I slept from about 6 am til a little after noon. (10 pm est). At 2 we had an orientation meeting. There are real benefits to working for people who speak english as a second language - meetings are short! They showed us the buildings we will be teaching in, where the cafeteria was, etc. My TA's name is YeaJi (like yedge-y) and seems very sweet. Her English is pretty good because she went to an international school outside Bejing for 5 years.
The campus we are teaching at is built along the rise of a mountain, so it is a straight walk uphill from the apartments we are staying in. The campus is very pretty and looks down over the city. I will be taking many more photos. The buildings and landscaping are very pleasing. I am teaching the second level classes (so older elem. school kids) and I am using a National Geographic Text which I really like! This is one of the books I am using:
I also have one called Money and You, one about Columbus and the Americas and one about exploring the Northeast of the US (the Erie Canal, etc.) I think this will be fun material to teach (it is certainly fun for me to read.)
This is a view of one of the science buildings that the lower level classes are being taught in.
Here is a composite picture from the view of the Social Sciences Building where I am teaching.
This is not Seoul. Apparently we are about 2 hours away from Seoul by bus. I do not know (yet) the name of the city we are in or the name of the University that we will be teaching at.
The picture is not a good one of me, but it does prove I was here.
After our meeting a few of us walked into the city (with one of the bilingual Korean teachers named Jillian) to find a converter for our plugs. We thought it would be a quick trip but ended up being a 20 minute walk or so one way. It gave us a chance to begin to assess our surroundings. Here is my confession: I love Asia. This is not new news to many of you. I wanted to love Latin America as much but I just don't. I wish I knew why. It makes so much more sense to learn spanish. It is closer to home. The DR was warm and beautiful. It should have been perfect.
I walk around Asian cities and my blood just races. The writing, the smells, the colors, the excitement. I cannot explain why it always seems so wonderful. I get that in part it is just the excitement of being here, but I never felt this way about the DR. I wish, wish, wish I knew why this feels so much better to me.We'll see if I enjoy Korea as much as I did Thailand.
On our walk we stopped at one of the food stands along the road. Unfortunately, my camera somehow deleted a few pics while I was transfering them to the computer. (I am sure it was operator error. I have had this happen before. Not sure what I do to keep them from transfering correctly.) But I did get a few pictures.
These are some kind of Larva. One of the guys wanted to try them and so we all had one. (Yes, I ate it. I never would try the bugs in Thailand, but I recognize the older I get how short life is, so I went ahead and tried one.)
Here is Jonathan tasting his:
He actually ate about 20 of them before he decided he had enough. He was in mid chew when I snapped the shot; his expression was not as unenthusiastic as it looks right here.
They taste like a cross between shrimp, asparagus but a little more earthy. Kind of like there is a hint of bean sprouts. I only ate the one. I could eat more if it was necessary. They weren't horrible, but the thought is just too unappetizing. I had a pic of me eating them, but it is one of the ones that I lost!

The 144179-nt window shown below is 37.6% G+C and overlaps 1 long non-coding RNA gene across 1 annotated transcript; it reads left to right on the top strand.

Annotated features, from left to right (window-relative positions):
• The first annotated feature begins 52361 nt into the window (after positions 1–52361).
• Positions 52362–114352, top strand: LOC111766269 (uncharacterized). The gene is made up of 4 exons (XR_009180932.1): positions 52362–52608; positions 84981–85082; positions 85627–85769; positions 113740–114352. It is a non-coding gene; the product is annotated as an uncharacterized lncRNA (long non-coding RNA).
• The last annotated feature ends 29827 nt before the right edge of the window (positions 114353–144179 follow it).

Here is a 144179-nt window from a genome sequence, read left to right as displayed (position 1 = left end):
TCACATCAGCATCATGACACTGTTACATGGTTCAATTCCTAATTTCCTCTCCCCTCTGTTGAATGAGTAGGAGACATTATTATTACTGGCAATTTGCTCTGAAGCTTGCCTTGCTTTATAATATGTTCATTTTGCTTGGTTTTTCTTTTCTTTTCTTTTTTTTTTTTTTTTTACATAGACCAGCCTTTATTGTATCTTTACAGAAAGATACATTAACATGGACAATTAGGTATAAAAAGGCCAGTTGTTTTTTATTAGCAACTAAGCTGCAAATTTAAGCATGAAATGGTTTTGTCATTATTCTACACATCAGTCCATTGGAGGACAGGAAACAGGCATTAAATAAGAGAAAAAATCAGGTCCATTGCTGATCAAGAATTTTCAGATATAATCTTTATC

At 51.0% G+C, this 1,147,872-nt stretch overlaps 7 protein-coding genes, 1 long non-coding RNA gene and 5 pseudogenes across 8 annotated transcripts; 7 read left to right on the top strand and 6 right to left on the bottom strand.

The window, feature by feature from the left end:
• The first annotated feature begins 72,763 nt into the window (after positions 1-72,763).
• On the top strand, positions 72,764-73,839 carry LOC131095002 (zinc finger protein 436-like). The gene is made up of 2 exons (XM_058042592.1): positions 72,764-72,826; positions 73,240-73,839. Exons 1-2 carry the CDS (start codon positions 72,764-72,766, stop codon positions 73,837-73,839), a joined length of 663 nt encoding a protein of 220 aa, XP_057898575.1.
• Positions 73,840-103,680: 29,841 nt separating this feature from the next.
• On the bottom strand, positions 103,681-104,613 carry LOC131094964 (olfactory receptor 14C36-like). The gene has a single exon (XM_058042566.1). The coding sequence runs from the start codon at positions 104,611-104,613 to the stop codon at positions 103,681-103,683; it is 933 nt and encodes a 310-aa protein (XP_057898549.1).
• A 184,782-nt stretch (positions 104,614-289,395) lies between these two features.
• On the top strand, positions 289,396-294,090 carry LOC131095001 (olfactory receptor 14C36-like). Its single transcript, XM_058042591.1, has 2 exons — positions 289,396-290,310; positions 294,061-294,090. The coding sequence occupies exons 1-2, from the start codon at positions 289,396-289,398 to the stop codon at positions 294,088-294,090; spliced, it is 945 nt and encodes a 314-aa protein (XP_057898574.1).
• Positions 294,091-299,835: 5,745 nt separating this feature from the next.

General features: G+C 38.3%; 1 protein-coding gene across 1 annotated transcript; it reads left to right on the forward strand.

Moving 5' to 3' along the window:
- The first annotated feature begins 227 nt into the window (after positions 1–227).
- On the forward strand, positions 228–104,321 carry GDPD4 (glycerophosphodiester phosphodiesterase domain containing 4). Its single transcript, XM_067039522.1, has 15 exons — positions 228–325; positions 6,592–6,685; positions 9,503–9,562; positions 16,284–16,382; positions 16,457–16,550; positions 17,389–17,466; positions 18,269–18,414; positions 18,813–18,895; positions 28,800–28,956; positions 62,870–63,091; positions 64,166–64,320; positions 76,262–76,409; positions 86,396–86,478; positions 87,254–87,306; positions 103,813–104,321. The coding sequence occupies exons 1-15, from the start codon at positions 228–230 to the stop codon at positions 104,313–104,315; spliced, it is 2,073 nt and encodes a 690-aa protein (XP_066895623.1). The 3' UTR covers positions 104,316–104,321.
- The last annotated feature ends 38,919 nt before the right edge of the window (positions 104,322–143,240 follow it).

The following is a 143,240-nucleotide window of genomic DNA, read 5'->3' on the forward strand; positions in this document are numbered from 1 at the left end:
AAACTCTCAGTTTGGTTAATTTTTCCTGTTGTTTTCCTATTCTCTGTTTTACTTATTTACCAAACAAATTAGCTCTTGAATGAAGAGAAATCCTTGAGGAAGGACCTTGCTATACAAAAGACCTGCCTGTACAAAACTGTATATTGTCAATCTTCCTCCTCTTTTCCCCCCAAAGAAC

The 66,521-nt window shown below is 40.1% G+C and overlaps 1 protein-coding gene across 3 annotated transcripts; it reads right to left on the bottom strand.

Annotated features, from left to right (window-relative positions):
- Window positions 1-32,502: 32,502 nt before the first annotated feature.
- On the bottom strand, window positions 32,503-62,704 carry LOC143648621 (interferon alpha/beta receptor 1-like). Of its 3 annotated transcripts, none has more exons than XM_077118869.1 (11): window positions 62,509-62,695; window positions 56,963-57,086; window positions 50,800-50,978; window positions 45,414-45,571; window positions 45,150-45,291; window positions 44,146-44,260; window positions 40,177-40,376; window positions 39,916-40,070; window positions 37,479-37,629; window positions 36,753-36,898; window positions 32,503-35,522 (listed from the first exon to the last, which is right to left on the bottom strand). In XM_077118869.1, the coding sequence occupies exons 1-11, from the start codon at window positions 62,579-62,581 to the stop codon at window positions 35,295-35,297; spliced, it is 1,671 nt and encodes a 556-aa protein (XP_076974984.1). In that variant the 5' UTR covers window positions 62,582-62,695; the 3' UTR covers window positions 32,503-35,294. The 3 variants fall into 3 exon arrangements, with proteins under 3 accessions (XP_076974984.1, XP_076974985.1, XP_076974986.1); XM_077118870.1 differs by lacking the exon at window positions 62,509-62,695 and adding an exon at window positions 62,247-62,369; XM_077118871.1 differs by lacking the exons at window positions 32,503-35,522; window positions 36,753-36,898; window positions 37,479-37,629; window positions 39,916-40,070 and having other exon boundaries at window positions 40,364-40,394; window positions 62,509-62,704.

We also had these fish shaped pasteries that have beans inside. (Another pic I lost). But here is an article about them (and a picture.) They were very tasty! Right up my alley! They pour the batter from a metal teapot into something like a waffle iron then with a spoon they drop some of the red bean paste inside. The batter is kind of like a waffle batter, but a little more on the funnel cake-flavor side. A little sweetish. They were a great hot treat on a cold and cloudy day.
Before our meeting this morning I ran across to one of the convenience stores. I have a fascination with asian convenience stores. It reminds me of walking into Toys R Us when I was a kid! Everything is colorful and there are so many fun things to look at. Here are this morning's purchases.
Some soup, some yogurt, a diet coke, some mint-hydrangea tea, hangers and a small notebook. They cost me 11,000 won ($8.50) I figured that would give me a little supplimental sustenance for the times when I don't want to track down food elsewhere. Side note: in every convenience store in every country I have visited you can always find Pringles and Oreos. I need to find out if they have them in Africa too!
This was one of this afternoons purchases. I am not sure how to describe it. There were yogurt sodas in Thailand that I love and that is what it reminds me of. According to wikipedia it was very popular in the early 90's but its popularity has since waned. I like it. I will probably drink it some more -- though I am hoping I can find different flavors.
I also purchased some flavored milk to try. It was satisfying. Like very milky coffee but not as sweet as the bottled coffees you get in the States.
Tonight some of the teachers are going to go into Seoul. While I would love to say that I partied in Seoul on Christmas Eve, I am not sure I am up for 4 more hours in the bus (2 there and 2 back) after the 4 hours we spent in a bus last night. I am still struggling to stay awake and think I might nap for a little while, try to find dinner around 8:30 and then call it a night.
All in all, I am well pleased. It will be alot of work, and I am sure I will be tired at the end of the day, but I like the area we are in, I am excited about learning more about the culture. I am happy to be gaining another teaching experience and I am just so thrilled to be back in Asia.